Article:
Amber Caravéo is co-founder of Skylark Literary, a boutique literary agency that seeks and supports the very best in Children’s and YA fiction.
Prior to founding Skylark, Amber was Editorial Director for Orion Children’s Books, working with a host of prize-winning and bestselling authors including Caroline Lawrence, Liz Kessler, Juno Dawson and Holly Black. Before that she was Senior Commissioning Editor for Random House, but her book publishing career actually started at Working Partners, where, among other things, she edited the million-copy-selling series, Rainbow Magic, and realized that helping authors to create fantastic books for children was all she ever wanted to do!
Amber’s advice and tips:
Capturing your character’s voice
- Writers often ask how they can achieve a stronger ‘voice’ for their characters. My advice is to write a few diary entries for each character (just for yourself not for use in the book) so that you’re actually putting yourself in their shoes and writing in the first person (regardless of whether your novel is actually first or third person). If you spend some time writing directly in your character’s own words and using their ‘voice’ it will really help you to then apply that to your novel, not only in their dialogue but also in the way that they think. Give it a try – it’s a great way of getting into your character’s head and you’ll probably have fun doing it!
Getting feedback can really help
- Feedback on your work isn’t always easy to digest, and it isn’t always right either! If you receive difficult feedback, don’t be tempted to react straight away. Give yourself time to process and think it over. You are the author and it’s 100% OK for you to decide what you do or do not take on board for your novel. It may be that a criticism is simply not on the mark or not helpful, but you may also find that with a bit of time for the feedback to percolate you realize that the person who gave it might be on to something! Even if you don’t choose to totally take on board a suggestion, you may find that it’s highlighting something in the book that isn’t quite working or that could be handled in a better way. Just give yourself and your subconscious the space to figure it out.
Stay positive and keep going
- It’s easy to become discouraged when you’re submitting your work to agents and publishers – we are super busy and can sometimes take a long time to respond, and then it might be a polite ‘no’! – but please don’t be disheartened. Remember that your work is never wasted. You are learning with everything you write and hopefully getting closer to that particular novel that will truly resonate with someone. Also remember that a ‘no’ does not mean your work is no good or that an agent didn’t like it! There are lots of reasons why an agent might decide not to take something on, including whether they already have authors writing in a similar vein, whether a particular concept is their ‘cup of tea’ or how full their list is already. The publishing industry involves a lot of luck, so while the brilliance of your writing is a big factor it’s important to keep in mind that it certainly isn’t the whole story!
Covering letters for agent submissions
- Don’t obsess over your synopsis or covering email when you’re on submission. Those things are helpful, but ultimately an agent or editor will read your book and make their decision based entirely on your concept and writing and whether they love it – and not at all on whether you wrote a clear synopsis, or whether your covering letter was too long/short, or whether you spelt their name right!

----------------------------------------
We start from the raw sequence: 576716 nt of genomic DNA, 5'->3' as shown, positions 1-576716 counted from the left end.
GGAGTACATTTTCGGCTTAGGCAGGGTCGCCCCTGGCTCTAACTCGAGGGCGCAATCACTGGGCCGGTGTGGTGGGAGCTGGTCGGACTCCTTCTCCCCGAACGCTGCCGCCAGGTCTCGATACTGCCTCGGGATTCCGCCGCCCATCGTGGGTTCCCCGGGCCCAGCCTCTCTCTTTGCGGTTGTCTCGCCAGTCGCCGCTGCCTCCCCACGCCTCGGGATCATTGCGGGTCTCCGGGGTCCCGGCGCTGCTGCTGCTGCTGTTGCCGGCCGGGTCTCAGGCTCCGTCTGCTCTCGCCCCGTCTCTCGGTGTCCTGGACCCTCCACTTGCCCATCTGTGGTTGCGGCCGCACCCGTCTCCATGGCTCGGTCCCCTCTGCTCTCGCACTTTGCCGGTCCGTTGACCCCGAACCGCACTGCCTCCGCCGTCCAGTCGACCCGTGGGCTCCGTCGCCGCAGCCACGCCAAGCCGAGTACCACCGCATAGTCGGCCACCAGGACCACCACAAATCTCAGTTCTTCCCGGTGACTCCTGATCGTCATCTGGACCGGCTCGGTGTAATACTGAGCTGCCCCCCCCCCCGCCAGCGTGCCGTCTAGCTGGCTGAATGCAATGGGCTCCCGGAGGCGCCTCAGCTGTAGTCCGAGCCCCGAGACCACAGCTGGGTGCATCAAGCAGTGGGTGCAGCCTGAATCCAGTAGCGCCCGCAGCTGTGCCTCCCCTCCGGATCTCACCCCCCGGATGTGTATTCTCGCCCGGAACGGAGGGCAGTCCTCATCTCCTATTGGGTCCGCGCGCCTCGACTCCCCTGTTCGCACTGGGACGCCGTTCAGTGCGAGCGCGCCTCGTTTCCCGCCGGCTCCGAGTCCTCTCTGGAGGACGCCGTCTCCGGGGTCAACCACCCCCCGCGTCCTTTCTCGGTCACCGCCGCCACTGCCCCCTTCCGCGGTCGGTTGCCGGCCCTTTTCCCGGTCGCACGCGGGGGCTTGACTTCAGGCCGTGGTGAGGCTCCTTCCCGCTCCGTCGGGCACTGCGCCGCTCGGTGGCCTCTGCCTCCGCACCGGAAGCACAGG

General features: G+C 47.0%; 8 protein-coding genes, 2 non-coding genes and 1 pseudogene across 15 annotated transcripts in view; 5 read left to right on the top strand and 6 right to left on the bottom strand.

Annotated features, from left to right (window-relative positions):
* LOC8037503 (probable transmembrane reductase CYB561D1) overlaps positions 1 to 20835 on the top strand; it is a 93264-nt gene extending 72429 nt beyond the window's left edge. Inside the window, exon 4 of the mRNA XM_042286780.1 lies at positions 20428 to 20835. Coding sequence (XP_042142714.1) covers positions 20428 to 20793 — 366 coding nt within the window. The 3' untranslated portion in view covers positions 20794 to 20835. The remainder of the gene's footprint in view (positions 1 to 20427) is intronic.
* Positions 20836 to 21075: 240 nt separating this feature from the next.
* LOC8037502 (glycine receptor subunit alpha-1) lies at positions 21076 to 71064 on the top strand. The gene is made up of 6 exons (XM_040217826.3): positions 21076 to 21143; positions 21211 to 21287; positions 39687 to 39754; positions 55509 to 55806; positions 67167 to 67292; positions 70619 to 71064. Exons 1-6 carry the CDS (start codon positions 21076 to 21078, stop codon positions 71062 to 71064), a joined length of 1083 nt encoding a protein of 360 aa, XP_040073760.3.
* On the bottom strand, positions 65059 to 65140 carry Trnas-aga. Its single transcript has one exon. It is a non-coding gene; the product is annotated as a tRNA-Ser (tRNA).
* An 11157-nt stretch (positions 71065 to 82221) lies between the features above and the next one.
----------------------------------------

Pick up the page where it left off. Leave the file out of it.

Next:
Make your opening page pack a punch
- Your opening page is the most important! Try to open your novel at an interesting, exciting or intriguing moment in the story. It may feel natural to begin at the beginning or first thing in the morning when your character wakes up, but that might also be rather unexciting! You only get one chance to hook your reader so make sure your opening packs a punch – I always feel that an odd or surprising incident is a great hook! (And prologues require you to effectively start your story and grab your reader twice! So really consider whether a prologue is vital for your particular novel.)
Write from the heart
- Writing and publishing is a rollercoaster ride with huge highs and lows and a lot of luck involved. You could write the most beautiful, pitch-perfect novel and find that nobody seems to want it, and we can all think of novels that we consider less-than-perfect which have seen enormous success! I think the most important thing for any author is to write because you love it and not because you want to be published. Writing that comes from the heart always tends to be better than something that is forced, and if you’re writing for the love of it then a publishing deal will be the icing on the cake! Even with a publishing deal success is far from guaranteed, so celebrate every little win along the way and remind yourself daily that to seek publication is a gamble that basically invites emotional chaos into your life!
Remember, agents want to read your stories
- Never feel nervous about sending your work to an agent or editor. We need your wonderful stories to exist – they are like air for us! – and we want to see them. All of them! Who knows when we might find a gem – and it might be yours!
Thanks so much to Amber for these valuable hints and tips on submitting to agents and brilliant advice on how to make those UV submissions shine and be ready to press send!
Submissions will be accepted between 15th June and 20th July 2023 via an online submission process. There is no submissions fee, but only unagented and unpublished members of SCBWI living in the UK and Europe (writing in the English language) are eligible.
Good luck, everyone!